ESSAY: By the people, for the people; and now on prime-time TV

Fred Dibnah, `Time Team': why are we all so keen on the history of everyday life? By Sheila Rowbotham
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The Independent Culture
Surely one of the most unexpected popular draws on television at the moment is Time Team, in which Tony Robinson digs up Britain's ancient past. Sober members of the public are charmed by hairy archaeologists in stripy sweaters, allowing their patios and gardens to be burrowed under by mechanical diggers or eager school children. You could hardly guess that the Time Team approach to the past was once regarded as controversial and subversive.

Enquiry into the everyday has a long history, though as an oppositional current within mainstream opinion, it has flitted in and out of view. It can be seen in the social crisis of the 1840s, when Frederick Engels and Henry Mayhew went off to question the working class in Manchester and London. It reappeared in documentary photography and drama during the 1920s and 1930s. Then off it went into Picture Post magazine, to make money eventually in market research.

The history of the interactions between these cultural currents is fascinating because despite exercising a pervasive influence upon popular culture, they repeatedly appear only to vanish again. Yet just when the stream seems to have been lost entirely, it suddenly spurts up as if from nowhere. Each generation tends to assume it is making the connection with a lost and submerged past for the first time.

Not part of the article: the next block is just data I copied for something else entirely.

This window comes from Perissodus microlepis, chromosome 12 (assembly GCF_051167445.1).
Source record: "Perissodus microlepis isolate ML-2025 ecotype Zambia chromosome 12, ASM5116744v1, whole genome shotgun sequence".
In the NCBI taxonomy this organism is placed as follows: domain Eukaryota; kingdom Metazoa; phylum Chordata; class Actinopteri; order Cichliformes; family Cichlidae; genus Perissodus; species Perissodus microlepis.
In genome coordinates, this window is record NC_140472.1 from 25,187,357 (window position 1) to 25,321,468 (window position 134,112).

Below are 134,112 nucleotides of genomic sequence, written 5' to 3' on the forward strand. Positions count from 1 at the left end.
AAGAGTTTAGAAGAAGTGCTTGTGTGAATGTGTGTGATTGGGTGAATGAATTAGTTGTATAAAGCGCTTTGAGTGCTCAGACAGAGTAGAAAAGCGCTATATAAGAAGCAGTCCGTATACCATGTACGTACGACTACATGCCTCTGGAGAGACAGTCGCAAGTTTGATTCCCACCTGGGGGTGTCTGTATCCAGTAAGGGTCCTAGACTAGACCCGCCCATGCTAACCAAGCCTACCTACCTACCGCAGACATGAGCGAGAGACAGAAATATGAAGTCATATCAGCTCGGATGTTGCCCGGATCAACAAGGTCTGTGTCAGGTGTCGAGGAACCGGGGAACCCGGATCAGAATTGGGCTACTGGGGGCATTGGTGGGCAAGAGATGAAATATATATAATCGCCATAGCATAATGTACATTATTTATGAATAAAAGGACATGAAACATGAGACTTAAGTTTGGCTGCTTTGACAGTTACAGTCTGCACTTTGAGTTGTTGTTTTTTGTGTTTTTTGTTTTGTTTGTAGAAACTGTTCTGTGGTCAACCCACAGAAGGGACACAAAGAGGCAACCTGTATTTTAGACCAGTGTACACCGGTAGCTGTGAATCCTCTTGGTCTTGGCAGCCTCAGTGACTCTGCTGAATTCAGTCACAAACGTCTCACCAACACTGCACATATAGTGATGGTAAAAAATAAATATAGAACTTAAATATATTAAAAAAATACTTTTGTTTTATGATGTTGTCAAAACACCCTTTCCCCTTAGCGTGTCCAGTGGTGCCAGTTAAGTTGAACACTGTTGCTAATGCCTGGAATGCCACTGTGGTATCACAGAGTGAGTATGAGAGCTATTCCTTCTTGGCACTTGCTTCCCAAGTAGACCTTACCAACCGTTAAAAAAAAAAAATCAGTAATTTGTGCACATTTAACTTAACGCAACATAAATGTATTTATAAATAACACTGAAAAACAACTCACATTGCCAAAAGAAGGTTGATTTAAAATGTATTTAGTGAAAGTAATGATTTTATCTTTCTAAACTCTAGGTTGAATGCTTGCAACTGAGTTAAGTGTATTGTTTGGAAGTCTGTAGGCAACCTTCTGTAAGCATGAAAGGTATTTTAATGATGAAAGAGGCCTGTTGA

I gave my first ever talk in a big hall in Ruskin College, Oxford, in 1967 on the impact of education on 19th-century workers, unaware that this was part of a wider interest in documenting social existence. The occasion was the second History Workshop conference, organised by the social historian Raphael Samuel. History Workshops were to become gathering- places for hundreds of radical young enthusiasts who believed that history should focus on the lives of the subordinated, the marginal and the excluded. The Ruskin College authorities came to dread the invasion of sleeping bags and beer mugs which heralded the arrival of yet another weekend meeting devoted to what came to be known as "history from below". However, for people like myself, the History Workshops about Chartists and battles against enclosure, women factory workers and village schools were exciting examples of history as it ought to be.